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This post originally appeared on Pinstripe Alley one week ago. Read the original post here:


On Monday night, we watched Slade Heathcott win a big time game for the Yankees with an unbelievably clutch three-run homer with two outs in the top of the ninth. Now, I don’t want to jump the gun and anoint him as the left fielder of the future, but Heathcott’s performance in his brief time with the Yankees this season, and the fact that Brian Cashman has said the Yankees probably won’t be pursuing any big names on the free agency market, has me thinking. Should they finally trade Brett Gardner this offseason? Let’s explore.


Let me be clear about one thing here. I don’t want the Yankees to trade Gardner, at least not in an ideal situation. Ideally, they’d trade Ellsbury, slide Gardner over to centerfield and plug Heathcott, or even Mason Williams or Aaron Judge, a chance to win the left field job in the spring. Unfortunately, unless the Yankees are looking to eat a lot of money in any potential deal, Ellsbury is not going anywhere. Also, I’m going to go ahead and point out that the idea of trading Gardner is certainly not an original one. I feel like this is a discussion we have every offseason. However, I think that Gardner’s window as an effective trade chip will eventually close, and the Yankees should strike while the iron is hot, if they’re ever going to strike at all.



First of all, let’s talk about Gardy, and all he has meant to this team. I know that, other than the last week or so, the second half has been a complete struggle for him. That being said, when you look at the back of his baseball card after this season, it’s going to say that he had possibly his best season in the majors. So far this season, Gardner is hitting .269/.354/.428 with 26 doubles, 3 triples, 16 home runs, 65 RBI, an OPS+ of 117 and 19 stolen bases. At 32 years old, he’s currently setting career highs in OPS, OPS+ and RBI, and he has a chance to set highs in batting average, home runs and runs if he gets it going a bit here in the last few weeks of the season. He is also signed through 2019, when he will just have turned 36. I say these things so that we all realize just what kind of a player the Yankees would be potentially giving up in a trade.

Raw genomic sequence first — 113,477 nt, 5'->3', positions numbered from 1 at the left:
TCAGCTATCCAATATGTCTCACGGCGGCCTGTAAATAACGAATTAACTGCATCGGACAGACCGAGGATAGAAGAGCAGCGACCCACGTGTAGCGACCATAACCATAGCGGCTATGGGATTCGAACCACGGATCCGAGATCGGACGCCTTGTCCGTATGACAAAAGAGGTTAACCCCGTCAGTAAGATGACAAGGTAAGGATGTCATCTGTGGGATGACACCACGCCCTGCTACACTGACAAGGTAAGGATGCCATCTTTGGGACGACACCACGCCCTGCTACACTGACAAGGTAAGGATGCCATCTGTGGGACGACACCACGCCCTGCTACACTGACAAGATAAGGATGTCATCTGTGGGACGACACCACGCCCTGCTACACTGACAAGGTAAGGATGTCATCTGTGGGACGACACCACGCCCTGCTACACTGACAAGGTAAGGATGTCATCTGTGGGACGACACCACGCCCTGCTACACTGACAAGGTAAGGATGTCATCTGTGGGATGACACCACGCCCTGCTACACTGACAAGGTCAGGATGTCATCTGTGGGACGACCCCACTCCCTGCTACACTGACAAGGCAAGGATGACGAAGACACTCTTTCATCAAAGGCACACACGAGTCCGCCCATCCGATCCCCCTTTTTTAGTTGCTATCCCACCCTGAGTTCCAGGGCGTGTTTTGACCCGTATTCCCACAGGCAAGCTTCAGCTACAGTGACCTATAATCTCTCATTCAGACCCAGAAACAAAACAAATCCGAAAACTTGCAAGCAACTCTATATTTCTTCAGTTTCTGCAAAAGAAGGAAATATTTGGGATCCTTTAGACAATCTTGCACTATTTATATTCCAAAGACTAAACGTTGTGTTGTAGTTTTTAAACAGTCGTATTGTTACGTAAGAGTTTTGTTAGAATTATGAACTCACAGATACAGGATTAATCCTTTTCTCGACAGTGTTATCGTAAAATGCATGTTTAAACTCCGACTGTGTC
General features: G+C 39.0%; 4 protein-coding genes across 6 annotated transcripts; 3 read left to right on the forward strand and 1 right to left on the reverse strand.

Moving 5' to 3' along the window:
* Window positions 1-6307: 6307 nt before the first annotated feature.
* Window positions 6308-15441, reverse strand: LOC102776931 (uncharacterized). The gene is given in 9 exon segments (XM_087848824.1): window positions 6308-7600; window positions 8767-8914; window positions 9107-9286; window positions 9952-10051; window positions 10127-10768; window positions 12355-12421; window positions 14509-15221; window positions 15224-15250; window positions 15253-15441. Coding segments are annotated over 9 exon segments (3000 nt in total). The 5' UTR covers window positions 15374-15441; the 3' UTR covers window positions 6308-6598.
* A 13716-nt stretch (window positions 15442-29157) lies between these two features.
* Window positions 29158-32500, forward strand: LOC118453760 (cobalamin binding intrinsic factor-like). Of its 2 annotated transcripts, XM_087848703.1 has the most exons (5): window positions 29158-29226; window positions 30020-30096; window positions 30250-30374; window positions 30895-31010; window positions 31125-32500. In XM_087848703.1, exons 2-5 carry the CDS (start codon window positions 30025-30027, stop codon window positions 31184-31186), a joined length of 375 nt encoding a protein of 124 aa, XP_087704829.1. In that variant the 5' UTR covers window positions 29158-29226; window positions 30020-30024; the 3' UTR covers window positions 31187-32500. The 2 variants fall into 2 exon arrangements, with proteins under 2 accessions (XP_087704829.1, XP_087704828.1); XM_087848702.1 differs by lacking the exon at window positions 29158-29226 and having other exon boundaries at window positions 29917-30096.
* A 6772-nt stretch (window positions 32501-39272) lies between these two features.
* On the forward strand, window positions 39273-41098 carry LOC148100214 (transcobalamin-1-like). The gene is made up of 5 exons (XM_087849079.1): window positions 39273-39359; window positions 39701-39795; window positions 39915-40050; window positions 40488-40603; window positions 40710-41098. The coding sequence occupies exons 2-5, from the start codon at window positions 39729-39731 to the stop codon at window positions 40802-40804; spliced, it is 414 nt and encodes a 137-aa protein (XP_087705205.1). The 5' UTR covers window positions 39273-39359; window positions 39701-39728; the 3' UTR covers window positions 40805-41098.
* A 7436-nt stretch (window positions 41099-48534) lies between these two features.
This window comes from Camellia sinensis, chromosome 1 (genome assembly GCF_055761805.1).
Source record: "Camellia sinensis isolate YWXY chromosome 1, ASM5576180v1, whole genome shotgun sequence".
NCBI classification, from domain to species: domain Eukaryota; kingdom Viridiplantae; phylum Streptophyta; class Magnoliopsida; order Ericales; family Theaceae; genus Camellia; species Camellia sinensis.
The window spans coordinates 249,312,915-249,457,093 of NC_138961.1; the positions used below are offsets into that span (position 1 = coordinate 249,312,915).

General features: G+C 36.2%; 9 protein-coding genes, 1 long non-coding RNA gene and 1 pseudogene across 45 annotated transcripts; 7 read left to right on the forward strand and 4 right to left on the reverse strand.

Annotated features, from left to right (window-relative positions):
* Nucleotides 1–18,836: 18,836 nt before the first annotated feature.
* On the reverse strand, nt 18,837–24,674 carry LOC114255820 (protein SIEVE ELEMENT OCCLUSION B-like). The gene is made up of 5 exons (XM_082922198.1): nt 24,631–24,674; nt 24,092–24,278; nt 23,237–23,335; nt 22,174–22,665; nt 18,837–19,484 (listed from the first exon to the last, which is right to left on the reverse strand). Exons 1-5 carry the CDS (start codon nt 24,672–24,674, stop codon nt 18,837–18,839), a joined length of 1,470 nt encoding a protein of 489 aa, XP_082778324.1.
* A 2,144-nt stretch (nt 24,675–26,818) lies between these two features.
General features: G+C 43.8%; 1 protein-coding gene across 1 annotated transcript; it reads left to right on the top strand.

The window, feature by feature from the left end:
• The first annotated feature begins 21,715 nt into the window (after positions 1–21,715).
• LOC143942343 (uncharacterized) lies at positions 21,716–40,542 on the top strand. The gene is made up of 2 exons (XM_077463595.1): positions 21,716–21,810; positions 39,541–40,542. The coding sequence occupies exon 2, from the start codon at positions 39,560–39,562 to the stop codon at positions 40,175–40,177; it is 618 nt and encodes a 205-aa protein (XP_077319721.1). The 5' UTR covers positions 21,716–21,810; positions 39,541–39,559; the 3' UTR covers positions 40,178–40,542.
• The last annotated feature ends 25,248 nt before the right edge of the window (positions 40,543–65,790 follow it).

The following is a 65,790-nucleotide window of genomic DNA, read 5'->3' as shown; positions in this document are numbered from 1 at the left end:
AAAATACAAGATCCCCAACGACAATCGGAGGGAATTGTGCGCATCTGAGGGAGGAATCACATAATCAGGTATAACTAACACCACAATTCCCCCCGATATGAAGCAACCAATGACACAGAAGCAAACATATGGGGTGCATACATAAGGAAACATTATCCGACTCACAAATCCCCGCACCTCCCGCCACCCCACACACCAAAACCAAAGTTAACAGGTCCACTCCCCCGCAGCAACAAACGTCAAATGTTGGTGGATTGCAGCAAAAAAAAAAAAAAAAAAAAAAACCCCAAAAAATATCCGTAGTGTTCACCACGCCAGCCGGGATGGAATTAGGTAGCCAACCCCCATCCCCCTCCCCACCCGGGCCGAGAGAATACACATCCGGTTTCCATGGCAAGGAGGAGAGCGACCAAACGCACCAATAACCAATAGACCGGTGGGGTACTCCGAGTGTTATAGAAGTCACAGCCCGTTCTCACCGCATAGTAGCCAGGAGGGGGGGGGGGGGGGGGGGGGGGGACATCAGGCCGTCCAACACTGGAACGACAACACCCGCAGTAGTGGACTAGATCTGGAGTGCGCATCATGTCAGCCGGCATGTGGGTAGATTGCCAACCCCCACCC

While one could argue that the Yankees should keep a 32-year old player who is putting up those kinds of numbers, you could also make the case that, because he’ll soon be in his mid thirties, the time to cash in is now. This brings us to the statements made by Brian Cashman a couple of weeks ago. Cashman indicated that, as the team’s bigger contracts come off the books over the next couple of years, they will focus more on replacing from within where possible. Sadly, this probably means no Justin Upton, Jason Heyward or Yoenis Cespedes coming in to play outfield, and probably no David Price, Jordan Zimmermann or Johnny Cueto to put the starting rotation over the top next season. Oh well, right?


As much as I’d love to see some of those guys in pinstripes, waiting for contracts like those of CC Sabathia, Alex Rodriguez and Mark Teixeira (as good as the latter two have been this season) to come off the books has not been fun. It might be best for the team to not hand out another huge contract, especially to a pitcher in his thirties. Even Price, who is 30, will eventually be what CC Sabathia is now–just another aging lefty.



Anyway, if they’re not going to sign anyone good, but they still want to upgrade the rotation, the bullpen, or perhaps even one of the infield positions (they’ve shown less than full confidence in Rob Refsnyder, for example, and I can’t stomach another year of Stephen Drew and Brendan Ryan splitting time), they’re going to have to make trades. If they are fully committed to not trading away their top prospects, they have to trade someone. There are only a few players with affordable contracts and good trade value on this roster right now. Didi Gregorius has been tabbed as the shortstop of the future/present, and has performed amazingly in the second half, so I doubt he’s going anywhere. Ivan Nova could be dealt, but at this point he would probably have to go in a package deal with someone else. Adam Warren? Same thing. Dellin Betances is not going anywhere. That leaves pretty much Gardner as the only reasonably priced and established big leaguer on this roster that could bring back some value.


I’m not here to evaluate what the Yankees could get back for Gardy, but a middle to lower end of the rotation starter, a solid reliever or a talented second baseman, aren’t out of the question… I don’t think. Gardner is at peak value, and, despite having developed his power quite a bit the last two seasons, his game is speed. Not too many guys escape their mid-thirties with all that velocity intact. The Yankees could trade Gardner for help and give one of the kids a shot at winning the job in March, or they could pick up a one year guy that can be released midway through the season when one of the kids is ready.


The Yankees seemed heavily committed to rebuilding from within, but there isn’t room for all the kids on the roster right now. Also, there aren’t enough kids to solidify all of the holes in the roster. They have to do something. If Gardy’s the one to go, they have to cash in on him while he’s at his absolute best. All that being said, I hope they keep Gardy, sign David Price and trade a couple of the kids and Ivan Nova for another good starter.

Martin Stezano

About Martin Stezano

Uruguayan born and American raised with a unique perspective on the domestic and international sports scenes. It will both tickle your funny bone and enlighten your mind. Love it or hate it...just read it.